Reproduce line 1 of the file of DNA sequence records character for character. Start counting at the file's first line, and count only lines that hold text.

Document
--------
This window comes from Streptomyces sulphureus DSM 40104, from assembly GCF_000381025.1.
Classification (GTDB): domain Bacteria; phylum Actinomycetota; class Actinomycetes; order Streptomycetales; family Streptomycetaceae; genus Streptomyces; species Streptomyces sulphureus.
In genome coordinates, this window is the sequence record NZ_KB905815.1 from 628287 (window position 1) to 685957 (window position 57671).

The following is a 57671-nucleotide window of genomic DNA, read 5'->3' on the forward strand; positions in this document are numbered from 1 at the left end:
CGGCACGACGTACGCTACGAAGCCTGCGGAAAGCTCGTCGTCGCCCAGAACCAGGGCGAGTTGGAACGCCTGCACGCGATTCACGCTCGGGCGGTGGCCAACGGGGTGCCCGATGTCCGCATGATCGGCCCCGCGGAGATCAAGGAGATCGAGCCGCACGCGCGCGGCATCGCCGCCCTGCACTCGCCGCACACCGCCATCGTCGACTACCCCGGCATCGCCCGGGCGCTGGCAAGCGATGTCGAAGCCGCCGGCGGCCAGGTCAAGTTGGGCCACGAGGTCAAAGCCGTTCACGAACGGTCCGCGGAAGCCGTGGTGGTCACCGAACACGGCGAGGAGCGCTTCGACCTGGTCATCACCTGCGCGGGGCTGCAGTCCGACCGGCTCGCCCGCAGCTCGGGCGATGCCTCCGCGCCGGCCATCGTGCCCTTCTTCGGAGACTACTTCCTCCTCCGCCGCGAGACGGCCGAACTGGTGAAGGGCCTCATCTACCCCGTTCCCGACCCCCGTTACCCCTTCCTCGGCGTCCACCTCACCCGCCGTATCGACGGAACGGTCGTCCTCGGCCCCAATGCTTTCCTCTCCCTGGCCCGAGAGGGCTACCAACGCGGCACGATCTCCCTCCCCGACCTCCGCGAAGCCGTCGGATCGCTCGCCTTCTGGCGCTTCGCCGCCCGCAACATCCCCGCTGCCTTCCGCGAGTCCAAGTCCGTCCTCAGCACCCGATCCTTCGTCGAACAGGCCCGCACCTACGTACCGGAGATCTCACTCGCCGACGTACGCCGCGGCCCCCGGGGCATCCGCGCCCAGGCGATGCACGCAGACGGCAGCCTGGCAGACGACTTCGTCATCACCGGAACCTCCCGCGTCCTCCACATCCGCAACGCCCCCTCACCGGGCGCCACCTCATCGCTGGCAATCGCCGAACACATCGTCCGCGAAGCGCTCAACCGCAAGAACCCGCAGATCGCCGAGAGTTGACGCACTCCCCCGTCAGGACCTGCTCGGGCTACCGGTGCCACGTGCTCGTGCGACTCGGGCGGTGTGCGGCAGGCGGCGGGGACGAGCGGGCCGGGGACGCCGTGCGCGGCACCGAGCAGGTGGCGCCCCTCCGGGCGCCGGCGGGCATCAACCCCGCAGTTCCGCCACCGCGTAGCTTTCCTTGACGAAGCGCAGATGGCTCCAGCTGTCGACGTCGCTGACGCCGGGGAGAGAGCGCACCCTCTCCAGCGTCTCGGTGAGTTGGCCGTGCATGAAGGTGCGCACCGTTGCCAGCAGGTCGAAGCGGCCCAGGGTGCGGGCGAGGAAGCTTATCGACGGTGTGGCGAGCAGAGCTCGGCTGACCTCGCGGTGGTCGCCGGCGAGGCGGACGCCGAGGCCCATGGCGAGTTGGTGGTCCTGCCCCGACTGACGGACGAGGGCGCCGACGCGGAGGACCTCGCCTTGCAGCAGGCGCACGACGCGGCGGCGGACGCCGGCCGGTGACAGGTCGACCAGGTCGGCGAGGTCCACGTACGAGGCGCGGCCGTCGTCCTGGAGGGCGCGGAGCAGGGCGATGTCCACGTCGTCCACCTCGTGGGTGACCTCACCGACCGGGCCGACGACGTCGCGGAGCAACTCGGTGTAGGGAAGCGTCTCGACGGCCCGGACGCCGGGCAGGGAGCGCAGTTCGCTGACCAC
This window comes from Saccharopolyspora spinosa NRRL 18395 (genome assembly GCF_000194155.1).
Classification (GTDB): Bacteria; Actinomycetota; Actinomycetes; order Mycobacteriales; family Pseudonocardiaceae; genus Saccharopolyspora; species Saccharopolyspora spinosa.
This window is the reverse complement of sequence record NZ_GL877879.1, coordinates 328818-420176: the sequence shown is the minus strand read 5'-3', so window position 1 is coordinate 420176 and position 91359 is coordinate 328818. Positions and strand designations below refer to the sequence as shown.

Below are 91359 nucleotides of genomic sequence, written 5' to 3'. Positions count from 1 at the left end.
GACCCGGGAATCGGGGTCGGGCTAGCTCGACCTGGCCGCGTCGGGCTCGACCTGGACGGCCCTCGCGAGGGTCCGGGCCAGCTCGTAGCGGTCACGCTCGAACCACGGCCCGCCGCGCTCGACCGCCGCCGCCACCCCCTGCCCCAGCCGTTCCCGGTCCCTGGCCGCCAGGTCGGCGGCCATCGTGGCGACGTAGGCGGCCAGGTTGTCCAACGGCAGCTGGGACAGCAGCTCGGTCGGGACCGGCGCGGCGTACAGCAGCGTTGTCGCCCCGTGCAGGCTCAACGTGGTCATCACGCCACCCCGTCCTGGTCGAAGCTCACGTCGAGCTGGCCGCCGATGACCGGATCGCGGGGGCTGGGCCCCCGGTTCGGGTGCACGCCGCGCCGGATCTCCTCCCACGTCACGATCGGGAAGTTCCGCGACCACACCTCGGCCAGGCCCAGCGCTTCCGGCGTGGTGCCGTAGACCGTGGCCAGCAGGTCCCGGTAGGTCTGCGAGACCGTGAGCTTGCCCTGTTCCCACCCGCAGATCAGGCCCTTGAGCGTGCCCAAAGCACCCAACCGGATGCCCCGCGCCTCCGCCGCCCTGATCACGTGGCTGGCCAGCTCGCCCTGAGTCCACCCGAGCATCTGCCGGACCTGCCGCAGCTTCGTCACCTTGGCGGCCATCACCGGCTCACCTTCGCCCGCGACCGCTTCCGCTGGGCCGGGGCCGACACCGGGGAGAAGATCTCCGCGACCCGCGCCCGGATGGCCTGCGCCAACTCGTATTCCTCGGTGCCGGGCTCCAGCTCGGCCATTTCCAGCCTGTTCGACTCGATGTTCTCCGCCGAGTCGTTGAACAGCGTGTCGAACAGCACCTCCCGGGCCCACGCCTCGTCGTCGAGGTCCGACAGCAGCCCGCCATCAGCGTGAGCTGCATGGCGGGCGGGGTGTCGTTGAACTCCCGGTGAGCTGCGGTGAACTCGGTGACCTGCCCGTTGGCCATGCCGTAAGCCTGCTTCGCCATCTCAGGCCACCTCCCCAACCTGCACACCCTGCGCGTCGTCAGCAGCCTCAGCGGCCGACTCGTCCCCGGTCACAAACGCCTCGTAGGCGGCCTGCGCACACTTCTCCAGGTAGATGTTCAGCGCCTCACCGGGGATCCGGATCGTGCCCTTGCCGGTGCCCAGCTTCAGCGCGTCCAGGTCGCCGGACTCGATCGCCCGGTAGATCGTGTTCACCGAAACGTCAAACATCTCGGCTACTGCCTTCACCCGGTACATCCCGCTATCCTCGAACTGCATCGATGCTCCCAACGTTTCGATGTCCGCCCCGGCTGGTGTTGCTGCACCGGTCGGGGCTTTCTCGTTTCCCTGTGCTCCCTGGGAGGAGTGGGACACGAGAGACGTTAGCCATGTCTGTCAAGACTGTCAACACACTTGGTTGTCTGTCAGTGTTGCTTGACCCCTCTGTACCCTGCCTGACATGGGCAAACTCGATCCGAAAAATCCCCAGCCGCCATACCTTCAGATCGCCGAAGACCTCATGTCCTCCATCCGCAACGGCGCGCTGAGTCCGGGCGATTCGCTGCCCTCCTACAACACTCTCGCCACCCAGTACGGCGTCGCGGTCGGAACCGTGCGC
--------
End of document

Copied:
This window comes from Streptomyces sulphureus DSM 40104, from assembly GCF_000381025.1.